There's no definitive spelling, but as per ushe is a common one with the benefit of being fairly unambiguous.

Alternatives include as per use, but that could be confused with "for each use", and as per uje, but that looks a bit odd.

The OED doesn't include either, but does note as per is also a shortened form.

  • per uje? No one is providing any example.
    – Lambie
    Sep 28 '18 at 13:46

I like to write it in IM or text...yoosh. the spelling bothers me enough to Google it and bring me here.

  • 1
    I wonder the same thing @alcas does — why would you write an abbreviation that is (1) as long as the word it is an abbreviation for, and (2) much, much less likely to be understood?
    – Scott
    Feb 20 '18 at 20:21
  • Hello, 282. Answers on ELU are [nowadays] required to be supported by evidence; unsupported answers come across as (and may be merely) personal opinion. Jun 5 '18 at 9:51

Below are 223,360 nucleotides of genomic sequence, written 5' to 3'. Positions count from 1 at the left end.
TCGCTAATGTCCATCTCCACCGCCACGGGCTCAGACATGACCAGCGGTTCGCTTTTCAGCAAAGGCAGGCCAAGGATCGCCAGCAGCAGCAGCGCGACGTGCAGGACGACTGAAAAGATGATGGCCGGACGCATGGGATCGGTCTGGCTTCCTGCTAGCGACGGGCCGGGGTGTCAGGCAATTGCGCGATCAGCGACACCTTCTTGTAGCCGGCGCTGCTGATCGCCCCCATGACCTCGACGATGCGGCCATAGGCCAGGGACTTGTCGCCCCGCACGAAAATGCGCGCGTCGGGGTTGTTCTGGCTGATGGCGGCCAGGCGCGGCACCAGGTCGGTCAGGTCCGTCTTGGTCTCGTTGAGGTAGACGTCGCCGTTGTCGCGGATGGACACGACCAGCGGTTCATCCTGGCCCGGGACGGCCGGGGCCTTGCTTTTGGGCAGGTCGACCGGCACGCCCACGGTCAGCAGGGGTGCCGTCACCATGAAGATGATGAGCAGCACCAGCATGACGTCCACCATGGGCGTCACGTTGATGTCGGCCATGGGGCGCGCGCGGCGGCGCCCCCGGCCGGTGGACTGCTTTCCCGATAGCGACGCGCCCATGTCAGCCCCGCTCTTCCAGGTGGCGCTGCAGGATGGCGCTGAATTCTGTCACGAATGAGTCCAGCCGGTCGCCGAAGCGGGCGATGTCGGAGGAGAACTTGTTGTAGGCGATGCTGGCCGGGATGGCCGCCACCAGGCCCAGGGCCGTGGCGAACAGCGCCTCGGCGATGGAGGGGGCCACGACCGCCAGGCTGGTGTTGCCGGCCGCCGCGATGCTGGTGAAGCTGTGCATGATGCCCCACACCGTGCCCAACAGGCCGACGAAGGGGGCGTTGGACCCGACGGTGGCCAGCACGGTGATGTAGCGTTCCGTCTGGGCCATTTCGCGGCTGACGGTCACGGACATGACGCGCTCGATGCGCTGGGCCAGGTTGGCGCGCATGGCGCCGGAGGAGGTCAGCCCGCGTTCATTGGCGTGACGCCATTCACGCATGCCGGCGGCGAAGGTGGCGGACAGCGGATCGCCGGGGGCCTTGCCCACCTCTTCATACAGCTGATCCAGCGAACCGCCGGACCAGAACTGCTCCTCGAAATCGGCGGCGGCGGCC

• @Scott to accurately convey how you talk, which is sort of what writing was originally invented for I think.
    – Boris
    Oct 21 '19 at 2:33

Urban Dictionary has some up votes for ushe.

  • Thanks. Urban Dictionary can be helpfully authoritative sometimes.
    – user22542
    Sep 28 '18 at 16:04
  • 1
    This is a fact, which is a great start. What the answer is missing is an expert and provably correct answer: "yes" or "no". A fact like this would be a good start on proving the answer is correct.
    – MetaEd
    Sep 28 '18 at 20:09
  • And a direct link to the U.D. entry would also add value to your answer. Linked references are strongly encouraged on our site :-) Sep 29 '18 at 0:02

I've heard this as a teenager. I DO believe that it is an American thing. I am American anyways. I have also heard it on Family Guy. lol. I would spell it "yewge"... personally.

  • 2
    Welcome to ELU.SE.Please take a moment to find upvoted answers to see the type of answer this site is looking for. We also provide help on answering questions. Answers should ideally include some sort of independent corroboration, correctly referenced.
    – Andrew Leach
    Aug 16 '14 at 8:19